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Pandemics and public health

By Peter Curson - posted Tuesday, 15 September 2020

There is little doubt that maintaining our publics’ health requires a deft balancing act – of balancing the overall wellbeing of all Australians against the individual’s rights and freedoms. This is an exceedingly difficult task even at the best of times because there is often a basic conflict between the two.

In normal times when our society is not threatened by pandemics such as coronavirus, to achieve this balance still remains difficult. In times of crisis such as we have experienced over the last six or so months it often becomes almost impossible.

It is interesting how Australia still struggles with this basic dilemma – of how a country committed to the supremacy of civil liberties and rights and sensitive to discrimination, can reconcile the conflict between individual rights and the common good.


The coronavirus pandemic also illustrates how critical is the need for cooperation between all levels of government and how easy it is for states to simply shrug their shoulders and elect to go their own way. There is nothing new in this and our history is littered with examples of lack of cooperation, self-interest, over-reaction and outright antagonisms.

Why are we surprised as to how some states have reacted to protect themselves during the present coronavirus outbreak? Look back at our history. There are countless examples of how states rights and trade interests intersected with pandemics and epidemics, fostered state-commonwealth rivalries and made the overall achievement and maintenance of national public health a difficult if not impossible undertaking.

The 1908 Quarantine Act clearly gave the commonwealth power over internal quarantine in all states yet in the following year the federal government stated that it was not the commonwealth’s intention to make use of such powers when infectious disease broke out in any state.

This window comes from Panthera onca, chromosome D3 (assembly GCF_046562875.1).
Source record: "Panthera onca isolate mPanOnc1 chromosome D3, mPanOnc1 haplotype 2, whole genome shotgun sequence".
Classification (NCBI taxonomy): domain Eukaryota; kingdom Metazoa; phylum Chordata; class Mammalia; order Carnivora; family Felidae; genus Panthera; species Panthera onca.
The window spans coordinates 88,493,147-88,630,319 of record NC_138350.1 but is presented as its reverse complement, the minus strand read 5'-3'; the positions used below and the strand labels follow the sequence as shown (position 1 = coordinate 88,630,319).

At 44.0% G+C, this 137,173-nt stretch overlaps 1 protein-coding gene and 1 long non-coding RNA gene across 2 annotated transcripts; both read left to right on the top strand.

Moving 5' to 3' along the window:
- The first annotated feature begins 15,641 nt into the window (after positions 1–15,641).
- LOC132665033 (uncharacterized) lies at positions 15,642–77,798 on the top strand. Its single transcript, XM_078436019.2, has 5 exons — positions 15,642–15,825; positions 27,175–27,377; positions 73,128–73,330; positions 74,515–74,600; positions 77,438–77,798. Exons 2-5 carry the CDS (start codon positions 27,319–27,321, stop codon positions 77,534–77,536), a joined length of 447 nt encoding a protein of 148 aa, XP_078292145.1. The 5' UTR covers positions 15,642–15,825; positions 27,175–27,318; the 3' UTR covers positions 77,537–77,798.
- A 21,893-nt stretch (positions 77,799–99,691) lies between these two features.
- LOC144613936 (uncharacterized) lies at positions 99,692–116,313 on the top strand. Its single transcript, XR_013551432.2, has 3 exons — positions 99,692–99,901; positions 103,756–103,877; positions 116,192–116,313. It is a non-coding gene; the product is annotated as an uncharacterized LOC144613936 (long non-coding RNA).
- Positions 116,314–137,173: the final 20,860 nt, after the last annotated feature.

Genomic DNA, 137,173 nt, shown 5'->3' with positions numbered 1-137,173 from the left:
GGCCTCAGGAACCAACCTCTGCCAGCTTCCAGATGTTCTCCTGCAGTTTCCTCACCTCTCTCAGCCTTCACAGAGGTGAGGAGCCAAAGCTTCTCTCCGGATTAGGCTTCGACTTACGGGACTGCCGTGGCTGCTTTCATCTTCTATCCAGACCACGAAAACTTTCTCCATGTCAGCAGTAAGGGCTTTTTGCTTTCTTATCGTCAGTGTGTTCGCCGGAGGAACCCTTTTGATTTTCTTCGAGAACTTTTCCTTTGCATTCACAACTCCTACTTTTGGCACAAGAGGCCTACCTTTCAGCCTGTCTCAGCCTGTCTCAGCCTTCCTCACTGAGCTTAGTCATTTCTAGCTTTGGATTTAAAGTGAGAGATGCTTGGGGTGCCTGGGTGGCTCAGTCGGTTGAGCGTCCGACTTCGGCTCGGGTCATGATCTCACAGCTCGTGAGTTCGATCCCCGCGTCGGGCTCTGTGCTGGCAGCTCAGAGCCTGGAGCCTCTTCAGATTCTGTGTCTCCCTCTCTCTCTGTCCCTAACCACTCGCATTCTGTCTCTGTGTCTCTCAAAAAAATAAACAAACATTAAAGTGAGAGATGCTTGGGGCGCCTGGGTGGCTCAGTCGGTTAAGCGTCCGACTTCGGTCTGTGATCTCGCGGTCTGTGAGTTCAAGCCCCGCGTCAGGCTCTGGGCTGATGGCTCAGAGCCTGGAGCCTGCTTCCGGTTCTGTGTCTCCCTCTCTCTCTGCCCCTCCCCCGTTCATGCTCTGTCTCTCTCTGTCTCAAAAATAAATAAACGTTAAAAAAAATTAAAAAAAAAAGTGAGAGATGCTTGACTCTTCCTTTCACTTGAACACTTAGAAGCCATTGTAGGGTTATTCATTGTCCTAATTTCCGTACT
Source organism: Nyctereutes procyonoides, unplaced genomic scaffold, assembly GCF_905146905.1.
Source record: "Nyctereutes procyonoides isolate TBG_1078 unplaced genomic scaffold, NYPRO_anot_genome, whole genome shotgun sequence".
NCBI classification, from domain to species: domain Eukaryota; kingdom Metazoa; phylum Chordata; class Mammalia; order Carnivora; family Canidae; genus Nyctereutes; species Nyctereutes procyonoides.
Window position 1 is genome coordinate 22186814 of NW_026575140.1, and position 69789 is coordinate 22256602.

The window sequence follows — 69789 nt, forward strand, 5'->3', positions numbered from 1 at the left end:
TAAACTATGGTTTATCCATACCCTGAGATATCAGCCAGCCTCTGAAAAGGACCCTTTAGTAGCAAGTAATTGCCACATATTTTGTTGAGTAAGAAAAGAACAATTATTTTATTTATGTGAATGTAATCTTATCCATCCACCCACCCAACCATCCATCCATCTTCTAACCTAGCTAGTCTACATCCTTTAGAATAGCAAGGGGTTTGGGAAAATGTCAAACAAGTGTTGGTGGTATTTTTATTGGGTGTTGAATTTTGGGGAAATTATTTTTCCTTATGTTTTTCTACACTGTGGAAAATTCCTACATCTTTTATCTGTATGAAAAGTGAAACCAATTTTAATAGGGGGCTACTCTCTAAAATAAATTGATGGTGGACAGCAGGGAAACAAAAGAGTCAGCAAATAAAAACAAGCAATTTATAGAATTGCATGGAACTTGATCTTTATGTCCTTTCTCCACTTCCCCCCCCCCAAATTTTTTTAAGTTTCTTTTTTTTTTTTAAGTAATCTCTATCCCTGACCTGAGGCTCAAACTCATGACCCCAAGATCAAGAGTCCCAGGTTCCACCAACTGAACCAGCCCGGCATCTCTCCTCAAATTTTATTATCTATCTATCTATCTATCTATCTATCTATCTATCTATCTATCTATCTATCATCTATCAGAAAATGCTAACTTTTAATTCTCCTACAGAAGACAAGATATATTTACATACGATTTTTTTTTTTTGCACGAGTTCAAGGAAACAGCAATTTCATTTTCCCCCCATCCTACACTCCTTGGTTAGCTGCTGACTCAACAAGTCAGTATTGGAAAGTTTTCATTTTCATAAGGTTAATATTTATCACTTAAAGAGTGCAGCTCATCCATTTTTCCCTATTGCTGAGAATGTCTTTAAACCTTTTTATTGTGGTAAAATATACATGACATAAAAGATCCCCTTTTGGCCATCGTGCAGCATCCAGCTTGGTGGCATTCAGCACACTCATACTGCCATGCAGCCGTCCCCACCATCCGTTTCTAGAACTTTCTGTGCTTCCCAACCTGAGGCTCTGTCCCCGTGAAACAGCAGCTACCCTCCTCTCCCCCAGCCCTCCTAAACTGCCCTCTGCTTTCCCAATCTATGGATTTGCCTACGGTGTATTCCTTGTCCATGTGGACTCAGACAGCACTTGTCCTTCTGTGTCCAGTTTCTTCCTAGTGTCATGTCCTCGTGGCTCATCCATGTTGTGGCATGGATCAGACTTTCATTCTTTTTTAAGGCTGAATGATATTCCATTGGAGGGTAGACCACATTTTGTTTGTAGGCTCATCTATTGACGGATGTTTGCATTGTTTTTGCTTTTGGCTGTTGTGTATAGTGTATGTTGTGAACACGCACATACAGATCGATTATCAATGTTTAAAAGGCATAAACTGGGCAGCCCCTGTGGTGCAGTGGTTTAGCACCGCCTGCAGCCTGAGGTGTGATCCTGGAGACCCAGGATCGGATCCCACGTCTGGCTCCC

Yet in 1913 when smallpox broke out in Sydney, Cumpston the new Federal Director of Quarantine unilaterally declared an area of 15 miles around Sydney’s GPO a formal quarantined area without any reference to the state government.

Somewhat like today this commonwealth decision produced a violent public reaction where people and the state government were highly critical of the commonwealth’s intervention.

The 1919 Flu pandemic provides another example of how when faced by a major pandemic the commonwealth and all states parted company and simply went their own way despite all states agreeing to a commonwealth plan in late 1918 whereby the commonwealth would assume total responsibility for the management of the pandemic if it reached Australia.


There is also little doubt how epidemics and pandemics can easily sweep away the façade we erect around our lives and reveal much about how we as individuals and our governments as over-lords regards death and disease and how we and they respond to such traumatic events.

Pandemics such as coronavirus reveal much about human reaction when confronted by life-threatening events. They also reveal much about how Government’s struggle to control and contain such outbreaks and in many ways fail to fully understand how ordinary people regard fear and risk in their lives.

As coronavirus demonstrates, pandemics consist of two major dimensions.

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About the Author

Peter Curson is Emeritus Professor of Population and Health in the Faculty of Medicine and Health Sciences at Macquarie University.

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